But there I was, the man accustomed as a child to eat rice and “sinugbang bulad” (grilled dried fish) or rice with “mantikang tulog” (semi-frozen pork lard) and soy sauce or salt with bare hands, trying very hard to pick the slimy pancit with a pair of strange sticks.
I was also used to eating “tinughong” using only spoon without fork. “Tinughong” is prepared by boiling “bahaw,” (leftover rice), particularly “dukot,” (partially burned at the bottom of the pot) and adding sugar to sweeten it.
I neither felt any taste of the noodles nor felt full after successfully putting in a little food in my mouth. The process was very mechanical. I focused on trying to pick the pancit with the sticks. I was not really eating. I was struggling very hard to catch the pancit while sweating profusely in a fully airconditioned room!
After a few successful tries, I stopped the mechanical process and lied that I already had dinner earlier, without waiting for more embarrassments. Obviously, my captive audience around the table knew fully well what my true reason was.
Learning from that embarrassing moment, I brought home a pair of chopsticks. Right in front of a mirror, I ate using the chopsticks, practicing patiently until I was able to pick some food, although they frequently fell.
I can eat using chopsticks now, even if my grip is still not exactly correct and I feel a little awkward.
Though not exactly as embarrassing as my chopstick experience, my fine dining experience was funnier.
We had a luncheon meeting in a fine dining restaurant. The waiter gave the menu and individually asked for our orders.
The dishes were not only unfamiliar to me, but also hard to pronounce properly.
I think the better option should have been to ask for their specialty. But I was not yet oriented of such strategy. So what I did was, I pointed a dish at the menu and told the waiter, “This one please.”
My friend and officemate seated beside me followed what I did. And we waited in suspense.
When my order arrived, my friend giggled while stepping on my foot beneath the table.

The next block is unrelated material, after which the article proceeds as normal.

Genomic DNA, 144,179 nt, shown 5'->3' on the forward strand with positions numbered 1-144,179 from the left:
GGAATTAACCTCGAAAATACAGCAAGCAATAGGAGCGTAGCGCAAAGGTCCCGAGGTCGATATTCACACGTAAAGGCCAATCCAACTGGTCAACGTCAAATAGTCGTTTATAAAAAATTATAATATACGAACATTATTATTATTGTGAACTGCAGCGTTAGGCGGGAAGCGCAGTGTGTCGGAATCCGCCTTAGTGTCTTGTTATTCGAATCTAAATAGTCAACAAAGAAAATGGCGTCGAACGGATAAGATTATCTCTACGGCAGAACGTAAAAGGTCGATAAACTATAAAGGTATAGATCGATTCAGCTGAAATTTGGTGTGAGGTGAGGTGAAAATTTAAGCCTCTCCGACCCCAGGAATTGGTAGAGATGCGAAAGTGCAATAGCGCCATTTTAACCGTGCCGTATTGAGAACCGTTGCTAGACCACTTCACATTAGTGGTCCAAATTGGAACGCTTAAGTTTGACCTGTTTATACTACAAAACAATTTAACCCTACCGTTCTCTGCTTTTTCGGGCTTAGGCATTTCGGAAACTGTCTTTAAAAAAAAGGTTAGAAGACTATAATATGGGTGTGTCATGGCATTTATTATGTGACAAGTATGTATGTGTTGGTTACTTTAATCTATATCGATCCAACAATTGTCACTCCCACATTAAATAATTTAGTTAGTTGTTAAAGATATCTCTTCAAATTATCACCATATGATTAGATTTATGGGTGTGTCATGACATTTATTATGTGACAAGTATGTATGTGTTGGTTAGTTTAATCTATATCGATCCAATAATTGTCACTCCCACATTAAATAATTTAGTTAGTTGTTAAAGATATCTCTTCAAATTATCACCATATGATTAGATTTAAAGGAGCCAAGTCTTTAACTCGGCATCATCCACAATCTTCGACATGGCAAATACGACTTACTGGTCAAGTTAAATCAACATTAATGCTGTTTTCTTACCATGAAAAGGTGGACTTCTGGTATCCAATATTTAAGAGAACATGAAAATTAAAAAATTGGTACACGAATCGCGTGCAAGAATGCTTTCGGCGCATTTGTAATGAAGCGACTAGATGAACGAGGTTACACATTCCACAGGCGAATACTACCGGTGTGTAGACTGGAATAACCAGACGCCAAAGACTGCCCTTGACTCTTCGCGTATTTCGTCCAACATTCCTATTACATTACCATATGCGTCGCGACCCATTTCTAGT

“Mukaon na diay ka’g lamaw?” (So you now eat hog meal?), he asked.
I was biting my tongue to prevent myself from laughing. I did not know what to do with the dish. It indeed resembled food for hogs: creamy brownish soup which looks like “tahop” (feeds for hogs), with two pieces of bread soaked in it.
I sipped a little, and it was very sour!
Minutes later, my friend’s order was served. Vengeance was not mine, but it was my time to get even.
I asked him, “Vegetarian na diay ka? Kaon na man lagi ka’g sagbot,” (Are you now a vegetarian? You’re eating grasses.)
Both of us were not able to contain our chuckles. His weird dish was topped with what looked like bermuda grass!
After the meeting, we went to the nearest fast food restaurant, ordered fried chicken meal, ate with our bare hands, and laughed our hearts out about our unforgettable fine dining experience!
It is good and exciting to learn something new. There is always an unforgettable first time. Exploring new things and places is a fun learning experience. There could be some embarrassments, but that adds fun. When you are thrust into the unfamiliar and pushed beyond your comfort zone, you will surely learn a lot and have fun.
Social graces can be learned, including table manners for fine dining. But I still enjoy eating when I do not focus on the process of properly using chopsticks or knives and spoons of various sizes for the proper course.
Good and nutritious food matters of course, for good health. But as regards ambience of the place or taste of the food, sometimes it is only a matter of the mind. Whether you are using chopstick or eating with bare hands, and whether you are eating fine dining meal or sweet tinughong, you will love it if you do not simply put food into your mouth to satisfy your hunger. The taste is secondary if you are happy with real eating, which is a sacred ritual of partaking God’s blessings.
(MindaViews is the opinion section of MindaNews. Danilo Balucos, the first business manager of the Mindanao News and Information Cooperative Center, left to pursue law school, passed the 2006 bar exams and is now a partner in a law firm in Davao City.)